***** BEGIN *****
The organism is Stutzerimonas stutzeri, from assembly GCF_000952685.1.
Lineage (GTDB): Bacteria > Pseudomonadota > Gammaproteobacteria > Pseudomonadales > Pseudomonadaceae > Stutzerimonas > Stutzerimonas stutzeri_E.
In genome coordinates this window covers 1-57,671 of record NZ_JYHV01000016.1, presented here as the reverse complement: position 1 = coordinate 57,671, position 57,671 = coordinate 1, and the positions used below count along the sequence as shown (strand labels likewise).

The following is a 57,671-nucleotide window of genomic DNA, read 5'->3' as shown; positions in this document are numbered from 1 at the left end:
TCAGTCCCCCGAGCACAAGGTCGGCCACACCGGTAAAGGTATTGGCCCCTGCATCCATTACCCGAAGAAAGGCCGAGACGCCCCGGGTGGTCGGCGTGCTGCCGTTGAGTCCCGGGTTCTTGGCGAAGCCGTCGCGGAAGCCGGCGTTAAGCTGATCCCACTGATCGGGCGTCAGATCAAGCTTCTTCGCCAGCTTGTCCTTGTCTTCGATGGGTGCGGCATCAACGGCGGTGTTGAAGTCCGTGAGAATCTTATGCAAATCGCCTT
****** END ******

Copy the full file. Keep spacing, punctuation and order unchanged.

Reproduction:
The organism is Stutzerimonas stutzeri, from assembly GCF_000952685.1.
Lineage (GTDB): Bacteria > Pseudomonadota > Gammaproteobacteria > Pseudomonadales > Pseudomonadaceae > Stutzerimonas > Stutzerimonas stutzeri_E.
In genome coordinates this window covers 1-57,671 of record NZ_JYHV01000016.1, presented here as the reverse complement: position 1 = coordinate 57,671, position 57,671 = coordinate 1, and the positions used below count along the sequence as shown (strand labels likewise).

The following is a 57,671-nucleotide window of genomic DNA, read 5'->3' as shown; positions in this document are numbered from 1 at the left end:
TCAGTCCCCCGAGCACAAGGTCGGCCACACCGGTAAAGGTATTGGCCCCTGCATCCATTACCCGAAGAAAGGCCGAGACGCCCCGGGTGGTCGGCGTGCTGCCGTTGAGTCCCGGGTTCTTGGCGAAGCCGTCGCGGAAGCCGGCGTTAAGCTGATCCCACTGATCGGGCGTCAGATCAAGCTTCTTCGCCAGCTTGTCCTTGTCTTCGATGGGTGCGGCATCAACGGCGGTGTTGAAGTCCGTGAGAATCTTATGCAAATCGCCTT